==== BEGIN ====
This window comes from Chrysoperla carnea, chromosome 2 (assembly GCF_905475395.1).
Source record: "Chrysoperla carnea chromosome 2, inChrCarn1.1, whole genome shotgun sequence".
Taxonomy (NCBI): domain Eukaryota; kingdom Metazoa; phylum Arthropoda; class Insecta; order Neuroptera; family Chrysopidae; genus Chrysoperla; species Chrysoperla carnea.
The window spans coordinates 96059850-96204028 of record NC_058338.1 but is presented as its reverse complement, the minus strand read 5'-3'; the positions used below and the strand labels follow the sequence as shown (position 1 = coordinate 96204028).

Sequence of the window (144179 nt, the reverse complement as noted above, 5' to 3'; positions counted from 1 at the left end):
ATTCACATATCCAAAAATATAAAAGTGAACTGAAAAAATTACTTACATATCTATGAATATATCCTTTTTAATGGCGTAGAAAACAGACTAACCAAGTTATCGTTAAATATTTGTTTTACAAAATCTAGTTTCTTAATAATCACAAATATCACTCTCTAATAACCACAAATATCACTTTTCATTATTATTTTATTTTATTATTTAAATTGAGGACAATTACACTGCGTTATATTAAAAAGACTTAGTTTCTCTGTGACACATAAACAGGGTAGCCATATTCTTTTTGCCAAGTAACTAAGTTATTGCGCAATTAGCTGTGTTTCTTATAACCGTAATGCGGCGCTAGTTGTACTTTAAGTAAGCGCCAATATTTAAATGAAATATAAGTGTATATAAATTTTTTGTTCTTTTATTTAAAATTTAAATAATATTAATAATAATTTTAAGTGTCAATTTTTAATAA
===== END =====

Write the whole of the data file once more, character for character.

This window comes from Chrysoperla carnea, chromosome 2 (assembly GCF_905475395.1).
Source record: "Chrysoperla carnea chromosome 2, inChrCarn1.1, whole genome shotgun sequence".
Taxonomy (NCBI): domain Eukaryota; kingdom Metazoa; phylum Arthropoda; class Insecta; order Neuroptera; family Chrysopidae; genus Chrysoperla; species Chrysoperla carnea.
The window spans coordinates 96059850-96204028 of record NC_058338.1 but is presented as its reverse complement, the minus strand read 5'-3'; the positions used below and the strand labels follow the sequence as shown (position 1 = coordinate 96204028).

Sequence of the window (144179 nt, the reverse complement as noted above, 5' to 3'; positions counted from 1 at the left end):
ATTCACATATCCAAAAATATAAAAGTGAACTGAAAAAATTACTTACATATCTATGAATATATCCTTTTTAATGGCGTAGAAAACAGACTAACCAAGTTATCGTTAAATATTTGTTTTACAAAATCTAGTTTCTTAATAATCACAAATATCACTCTCTAATAACCACAAATATCACTTTTCATTATTATTTTATTTTATTATTTAAATTGAGGACAATTACACTGCGTTATATTAAAAAGACTTAGTTTCTCTGTGACACATAAACAGGGTAGCCATATTCTTTTTGCCAAGTAACTAAGTTATTGCGCAATTAGCTGTGTTTCTTATAACCGTAATGCGGCGCTAGTTGTACTTTAAGTAAGCGCCAATATTTAAATGAAATATAAGTGTATATAAATTTTTTGTTCTTTTATTTAAAATTTAAATAATATTAATAATAATTTTAAGTGTCAATTTTTAATAA